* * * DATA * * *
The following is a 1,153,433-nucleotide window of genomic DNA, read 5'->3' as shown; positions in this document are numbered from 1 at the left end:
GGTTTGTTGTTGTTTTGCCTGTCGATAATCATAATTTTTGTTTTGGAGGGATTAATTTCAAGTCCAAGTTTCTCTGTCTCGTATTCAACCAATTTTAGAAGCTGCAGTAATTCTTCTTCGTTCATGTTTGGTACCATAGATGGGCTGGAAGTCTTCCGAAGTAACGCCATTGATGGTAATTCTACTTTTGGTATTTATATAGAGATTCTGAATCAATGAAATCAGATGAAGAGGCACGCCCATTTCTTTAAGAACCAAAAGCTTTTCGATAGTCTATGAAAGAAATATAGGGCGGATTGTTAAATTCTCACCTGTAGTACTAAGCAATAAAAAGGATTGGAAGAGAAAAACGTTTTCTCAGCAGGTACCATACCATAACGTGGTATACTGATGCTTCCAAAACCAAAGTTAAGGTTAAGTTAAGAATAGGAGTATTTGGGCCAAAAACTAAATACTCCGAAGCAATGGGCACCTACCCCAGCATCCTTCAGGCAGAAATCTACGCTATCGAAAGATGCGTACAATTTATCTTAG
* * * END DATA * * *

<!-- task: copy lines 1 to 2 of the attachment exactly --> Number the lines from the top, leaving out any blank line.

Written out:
The following is a 1,153,433-nucleotide window of genomic DNA, read 5'->3' as shown; positions in this document are numbered from 1 at the left end:
GGTTTGTTGTTGTTTTGCCTGTCGATAATCATAATTTTTGTTTTGGAGGGATTAATTTCAAGTCCAAGTTTCTCTGTCTCGTATTCAACCAATTTTAGAAGCTGCAGTAATTCTTCTTCGTTCATGTTTGGTACCATAGATGGGCTGGAAGTCTTCCGAAGTAACGCCATTGATGGTAATTCTACTTTTGGTATTTATATAGAGATTCTGAATCAATGAAATCAGATGAAGAGGCACGCCCATTTCTTTAAGAACCAAAAGCTTTTCGATAGTCTATGAAAGAAATATAGGGCGGATTGTTAAATTCTCACCTGTAGTACTAAGCAATAAAAAGGATTGGAAGAGAAAAACGTTTTCTCAGCAGGTACCATACCATAACGTGGTATACTGATGCTTCCAAAACCAAAGTTAAGGTTAAGTTAAGAATAGGAGTATTTGGGCCAAAAACTAAATACTCCGAAGCAATGGGCACCTACCCCAGCATCCTTCAGGCAGAAATCTACGCTATCGAAAGATGCGTACAATTTATCTTAG